Character speculation aside, we’re shown this episode a grand-scale operation is underway – Operation Undershaft. The CIA is certainly involved, as seen in the aforementioned conversation, but it’s not the only party involved. We’re introduced to a character, a clear antagonist, named Hex. A woman with no qualms about using her body to get what she wants, though without ever dropping a fear-inspiring attitude. We see her going to a certain place to extract information about Operation Undershaft from a mafia-looking guy. The interesting thing is… Koko Hekmatyer is the target of said operation. Other interesting information would be the mentioning of a “he” and the fear in the man’s words while asking if Hex would go “against him”. It really is strange that there is someone powerful enough to gather different influential parties for an operation centered around Koko, an arms dealer who doesn’t really seem all that threatening (she’s even working under her father too). In fact, the purpose of the operation in itself is a mystery, since its goal is not to murder Koko. That’s Hex’s goal, though, which will bring an interesting third faction to the table. She seems to hold a grudge about Koko, who actually also mentions her this episode. I’m looking forward to how things will develop in this arc.

Something else I’m surely really happy about seeing is that Karen Low is now working for Dr.Miami. (Seriously, Dr.Miami is one of the weirdest characters I’ve seen to date. And she’s freaking scary, too.) I sympathized with her a lot towards the end of last season, so I’m hoping to see more of her now that she’s back in the action. The showcase of her rivalry with Valmet in the ship was quite funny too, especially since they’re technically now on the same “side”. Even though there is no such thing as a clear “side” in this series.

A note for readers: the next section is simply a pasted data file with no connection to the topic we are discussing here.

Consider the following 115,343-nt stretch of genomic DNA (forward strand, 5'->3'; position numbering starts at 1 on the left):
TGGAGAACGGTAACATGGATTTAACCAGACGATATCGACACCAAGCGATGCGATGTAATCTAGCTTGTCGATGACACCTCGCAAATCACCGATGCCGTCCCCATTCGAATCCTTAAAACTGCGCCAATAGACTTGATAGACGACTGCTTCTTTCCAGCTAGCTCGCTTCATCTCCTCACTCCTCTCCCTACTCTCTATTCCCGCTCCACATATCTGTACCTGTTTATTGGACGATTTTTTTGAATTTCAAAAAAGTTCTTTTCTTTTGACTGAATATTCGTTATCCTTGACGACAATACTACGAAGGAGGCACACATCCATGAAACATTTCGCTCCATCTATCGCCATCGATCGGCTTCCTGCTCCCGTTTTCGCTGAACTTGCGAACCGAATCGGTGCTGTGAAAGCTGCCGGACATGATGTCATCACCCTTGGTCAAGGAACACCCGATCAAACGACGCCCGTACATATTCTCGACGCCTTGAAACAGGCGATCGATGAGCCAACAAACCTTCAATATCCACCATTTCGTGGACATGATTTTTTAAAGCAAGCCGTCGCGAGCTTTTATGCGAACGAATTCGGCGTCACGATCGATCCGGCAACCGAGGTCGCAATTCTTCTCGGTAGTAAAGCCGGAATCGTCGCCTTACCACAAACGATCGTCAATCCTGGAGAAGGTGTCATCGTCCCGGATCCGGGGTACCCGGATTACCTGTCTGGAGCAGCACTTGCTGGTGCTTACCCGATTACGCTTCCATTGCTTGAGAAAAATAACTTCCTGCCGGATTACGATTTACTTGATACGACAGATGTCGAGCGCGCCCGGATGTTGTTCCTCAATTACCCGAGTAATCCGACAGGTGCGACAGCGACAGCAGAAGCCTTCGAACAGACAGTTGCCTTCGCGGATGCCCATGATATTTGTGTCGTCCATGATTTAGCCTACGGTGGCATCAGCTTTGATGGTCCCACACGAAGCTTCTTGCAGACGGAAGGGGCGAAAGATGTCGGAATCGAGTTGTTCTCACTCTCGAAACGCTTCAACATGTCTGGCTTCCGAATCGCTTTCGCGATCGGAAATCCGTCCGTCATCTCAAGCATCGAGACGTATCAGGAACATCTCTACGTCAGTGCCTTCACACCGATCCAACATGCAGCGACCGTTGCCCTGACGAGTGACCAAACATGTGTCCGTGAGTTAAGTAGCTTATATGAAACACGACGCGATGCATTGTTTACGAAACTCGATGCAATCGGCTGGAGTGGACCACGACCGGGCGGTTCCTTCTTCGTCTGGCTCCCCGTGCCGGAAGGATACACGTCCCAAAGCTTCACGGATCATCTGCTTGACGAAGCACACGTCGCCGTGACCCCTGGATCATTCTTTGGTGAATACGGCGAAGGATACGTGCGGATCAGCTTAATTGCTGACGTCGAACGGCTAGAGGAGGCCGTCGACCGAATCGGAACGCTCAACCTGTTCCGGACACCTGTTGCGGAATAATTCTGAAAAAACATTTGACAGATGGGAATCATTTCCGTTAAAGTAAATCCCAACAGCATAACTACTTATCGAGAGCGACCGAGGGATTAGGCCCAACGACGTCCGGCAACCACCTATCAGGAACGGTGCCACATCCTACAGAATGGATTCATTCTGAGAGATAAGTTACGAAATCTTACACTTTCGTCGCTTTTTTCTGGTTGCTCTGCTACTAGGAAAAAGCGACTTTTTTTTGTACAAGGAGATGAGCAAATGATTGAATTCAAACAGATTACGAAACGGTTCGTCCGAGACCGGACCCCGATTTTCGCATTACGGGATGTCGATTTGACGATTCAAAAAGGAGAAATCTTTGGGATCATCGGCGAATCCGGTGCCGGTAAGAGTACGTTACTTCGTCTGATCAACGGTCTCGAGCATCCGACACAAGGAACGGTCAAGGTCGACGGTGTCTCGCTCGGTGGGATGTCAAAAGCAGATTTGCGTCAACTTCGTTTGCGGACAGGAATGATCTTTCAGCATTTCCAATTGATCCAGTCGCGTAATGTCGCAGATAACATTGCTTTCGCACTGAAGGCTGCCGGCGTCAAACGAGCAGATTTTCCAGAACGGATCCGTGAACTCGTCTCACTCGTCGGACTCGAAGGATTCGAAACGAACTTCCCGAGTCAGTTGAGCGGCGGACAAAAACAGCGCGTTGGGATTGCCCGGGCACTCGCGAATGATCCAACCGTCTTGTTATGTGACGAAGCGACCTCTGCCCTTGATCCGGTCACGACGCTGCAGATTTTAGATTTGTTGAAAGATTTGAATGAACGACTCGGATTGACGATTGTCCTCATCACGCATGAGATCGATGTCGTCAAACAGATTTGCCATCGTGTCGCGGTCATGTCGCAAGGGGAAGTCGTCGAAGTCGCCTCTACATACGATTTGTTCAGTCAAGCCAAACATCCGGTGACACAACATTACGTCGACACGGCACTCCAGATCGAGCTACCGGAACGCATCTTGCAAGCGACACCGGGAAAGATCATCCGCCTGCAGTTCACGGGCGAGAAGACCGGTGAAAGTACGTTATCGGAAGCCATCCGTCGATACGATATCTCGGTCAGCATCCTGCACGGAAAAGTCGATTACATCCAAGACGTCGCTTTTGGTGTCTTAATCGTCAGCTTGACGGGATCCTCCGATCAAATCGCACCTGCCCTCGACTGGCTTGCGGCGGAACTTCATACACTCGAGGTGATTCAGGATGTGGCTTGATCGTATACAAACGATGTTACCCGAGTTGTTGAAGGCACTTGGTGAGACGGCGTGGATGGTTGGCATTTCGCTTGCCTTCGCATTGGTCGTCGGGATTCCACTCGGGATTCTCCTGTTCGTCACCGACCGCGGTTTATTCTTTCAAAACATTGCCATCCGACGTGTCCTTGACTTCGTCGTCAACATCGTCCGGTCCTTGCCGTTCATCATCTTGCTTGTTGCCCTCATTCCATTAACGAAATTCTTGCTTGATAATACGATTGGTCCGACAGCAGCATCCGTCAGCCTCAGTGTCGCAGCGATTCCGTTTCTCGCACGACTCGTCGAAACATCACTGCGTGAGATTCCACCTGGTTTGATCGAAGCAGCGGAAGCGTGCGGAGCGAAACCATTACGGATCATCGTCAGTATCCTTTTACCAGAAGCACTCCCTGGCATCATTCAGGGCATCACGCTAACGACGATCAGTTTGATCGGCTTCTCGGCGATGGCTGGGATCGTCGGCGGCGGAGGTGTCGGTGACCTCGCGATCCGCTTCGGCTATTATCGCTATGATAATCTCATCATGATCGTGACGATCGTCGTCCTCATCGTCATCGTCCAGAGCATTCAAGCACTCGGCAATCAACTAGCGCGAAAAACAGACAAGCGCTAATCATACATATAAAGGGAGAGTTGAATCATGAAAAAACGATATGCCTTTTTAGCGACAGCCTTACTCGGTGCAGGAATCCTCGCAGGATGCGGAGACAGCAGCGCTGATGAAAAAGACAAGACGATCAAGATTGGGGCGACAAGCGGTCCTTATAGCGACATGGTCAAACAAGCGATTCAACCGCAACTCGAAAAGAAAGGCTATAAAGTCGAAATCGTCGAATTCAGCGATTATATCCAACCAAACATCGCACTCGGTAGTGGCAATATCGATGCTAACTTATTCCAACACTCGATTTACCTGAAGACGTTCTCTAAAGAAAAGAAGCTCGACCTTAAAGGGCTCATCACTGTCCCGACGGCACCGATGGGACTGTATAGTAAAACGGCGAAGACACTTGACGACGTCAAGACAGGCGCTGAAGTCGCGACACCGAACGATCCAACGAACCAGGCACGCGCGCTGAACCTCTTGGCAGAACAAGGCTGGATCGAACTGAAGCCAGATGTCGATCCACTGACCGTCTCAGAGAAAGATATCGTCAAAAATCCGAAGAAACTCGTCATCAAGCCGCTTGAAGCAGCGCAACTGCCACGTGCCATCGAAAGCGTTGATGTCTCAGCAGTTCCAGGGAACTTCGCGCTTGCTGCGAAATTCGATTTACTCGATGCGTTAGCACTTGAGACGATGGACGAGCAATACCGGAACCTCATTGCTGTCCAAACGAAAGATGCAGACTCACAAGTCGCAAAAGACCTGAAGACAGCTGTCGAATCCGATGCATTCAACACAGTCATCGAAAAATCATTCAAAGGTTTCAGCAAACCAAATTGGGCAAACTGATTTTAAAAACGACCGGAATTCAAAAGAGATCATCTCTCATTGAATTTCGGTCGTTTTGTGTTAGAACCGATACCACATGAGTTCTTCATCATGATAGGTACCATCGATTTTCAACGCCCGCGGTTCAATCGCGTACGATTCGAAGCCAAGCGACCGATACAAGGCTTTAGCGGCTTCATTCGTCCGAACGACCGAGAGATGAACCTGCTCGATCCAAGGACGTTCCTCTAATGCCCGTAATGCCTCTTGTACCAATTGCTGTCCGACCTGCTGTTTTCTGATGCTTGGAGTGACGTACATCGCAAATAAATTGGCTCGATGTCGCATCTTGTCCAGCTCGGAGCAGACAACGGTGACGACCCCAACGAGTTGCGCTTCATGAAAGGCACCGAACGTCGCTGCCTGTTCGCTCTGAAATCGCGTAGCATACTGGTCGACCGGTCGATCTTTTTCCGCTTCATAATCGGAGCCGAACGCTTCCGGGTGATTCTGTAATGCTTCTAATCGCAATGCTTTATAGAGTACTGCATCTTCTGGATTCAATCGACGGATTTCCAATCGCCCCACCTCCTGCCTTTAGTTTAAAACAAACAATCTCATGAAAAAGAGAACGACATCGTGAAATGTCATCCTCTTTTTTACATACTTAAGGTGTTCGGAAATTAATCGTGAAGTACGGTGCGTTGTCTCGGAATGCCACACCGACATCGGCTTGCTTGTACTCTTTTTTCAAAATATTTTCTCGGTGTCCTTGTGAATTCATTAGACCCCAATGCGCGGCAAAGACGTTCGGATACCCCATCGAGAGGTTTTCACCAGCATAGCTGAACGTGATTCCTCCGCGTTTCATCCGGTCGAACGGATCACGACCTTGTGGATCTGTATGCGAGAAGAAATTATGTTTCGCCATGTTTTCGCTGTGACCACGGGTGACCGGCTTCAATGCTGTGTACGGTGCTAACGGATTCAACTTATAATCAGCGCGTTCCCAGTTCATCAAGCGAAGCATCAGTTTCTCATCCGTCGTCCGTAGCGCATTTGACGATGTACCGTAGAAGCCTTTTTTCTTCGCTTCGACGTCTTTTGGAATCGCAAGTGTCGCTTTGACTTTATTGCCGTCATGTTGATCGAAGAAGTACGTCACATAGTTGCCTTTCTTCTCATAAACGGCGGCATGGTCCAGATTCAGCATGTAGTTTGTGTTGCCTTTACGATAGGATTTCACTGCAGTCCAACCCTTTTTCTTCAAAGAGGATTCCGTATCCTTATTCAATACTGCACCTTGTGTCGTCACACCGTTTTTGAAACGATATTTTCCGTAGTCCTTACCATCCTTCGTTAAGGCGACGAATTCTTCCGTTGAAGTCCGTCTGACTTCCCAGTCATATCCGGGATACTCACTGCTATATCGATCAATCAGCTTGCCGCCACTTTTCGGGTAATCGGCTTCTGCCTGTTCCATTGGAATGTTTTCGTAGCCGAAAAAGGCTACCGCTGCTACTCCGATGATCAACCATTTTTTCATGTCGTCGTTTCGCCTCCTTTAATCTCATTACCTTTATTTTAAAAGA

From character interactions to intricate setting exposition and developments, this episode definitely nailed everything I liked in the first season. The only thing missing was certainly the action, but as a series that’s already established itself, that’s not mandatory in the first episode, not to mention that we’ll get plenty of it next episode, if the preview is anything to go by. For now, I couldn’t have enjoyed this build-up episode much more than I did, for I can say I’m satisfied with how we jumped back into this very good series.

As an end note, both the OP and ED were quite good songs, specially the OP, which is just as good as last season’s one and something I really enjoyed listening to. For now, I’m definitely looking forward to know more about Operation Undershaft.

Autumn 2012: Round Two!

Fighto! >o<

In all seriousness, now that we’ve seen almost everything, here’s the finalised version of who’s covering what, with, rather spectacularly, almost every good show being covered this season.

Alex, after removing all his jokes,  is covering Sword Art Online, Magi, Little Busters

Mimi,currently overjoyed with her new headphones, is covering Shin Sekai Yori, K and Sukitte Ii na yo.

Dusk, won her quest for justice, is covering PYSCHO-PASS, Tonari no Kaibutsu-Kun and Jormungand 2

Doofus, recently exposed as a tsundere, is covering Hunter x Hunter, Gintama 2012 and Jojo’s Bizzare Adventure (Triple helping of Doofus, everyone!)

Liam, after baking everyone a nice cake, is covering Zetsuen no Tempest

Justin, living happily ever after in Canadaland, is covering Space Brothers and Code:Breaker

Review: Jormungand

Jormungand
Her Name Is Koko She Is Loco I Said Oh No